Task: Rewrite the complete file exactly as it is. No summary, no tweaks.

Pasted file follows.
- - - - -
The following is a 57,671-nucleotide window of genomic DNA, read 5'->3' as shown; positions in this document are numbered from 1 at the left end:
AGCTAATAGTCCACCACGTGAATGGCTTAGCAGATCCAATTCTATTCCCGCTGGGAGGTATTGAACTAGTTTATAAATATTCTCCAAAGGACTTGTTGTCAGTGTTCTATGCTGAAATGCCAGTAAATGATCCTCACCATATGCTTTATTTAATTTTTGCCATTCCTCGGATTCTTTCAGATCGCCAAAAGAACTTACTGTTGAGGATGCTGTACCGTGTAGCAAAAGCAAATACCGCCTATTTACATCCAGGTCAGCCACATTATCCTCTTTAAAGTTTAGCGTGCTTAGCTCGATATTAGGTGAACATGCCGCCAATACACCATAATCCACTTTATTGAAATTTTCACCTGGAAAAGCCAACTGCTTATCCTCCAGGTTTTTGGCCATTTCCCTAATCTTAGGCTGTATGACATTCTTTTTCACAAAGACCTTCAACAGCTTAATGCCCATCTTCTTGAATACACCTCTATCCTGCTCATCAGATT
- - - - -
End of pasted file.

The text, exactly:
The following is a 57,671-nucleotide window of genomic DNA, read 5'->3' as shown; positions in this document are numbered from 1 at the left end:
AGCTAATAGTCCACCACGTGAATGGCTTAGCAGATCCAATTCTATTCCCGCTGGGAGGTATTGAACTAGTTTATAAATATTCTCCAAAGGACTTGTTGTCAGTGTTCTATGCTGAAATGCCAGTAAATGATCCTCACCATATGCTTTATTTAATTTTTGCCATTCCTCGGATTCTTTCAGATCGCCAAAAGAACTTACTGTTGAGGATGCTGTACCGTGTAGCAAAAGCAAATACCGCCTATTTACATCCAGGTCAGCCACATTATCCTCTTTAAAGTTTAGCGTGCTTAGCTCGATATTAGGTGAACATGCCGCCAATACACCATAATCCACTTTATTGAAATTTTCACCTGGAAAAGCCAACTGCTTATCCTCCAGGTTTTTGGCCATTTCCCTAATCTTAGGCTGTATGACATTCTTTTTCACAAAGACCTTCAACAGCTTAATGCCCATCTTCTTGAATACACCTCTATCCTGCTCATCAGATT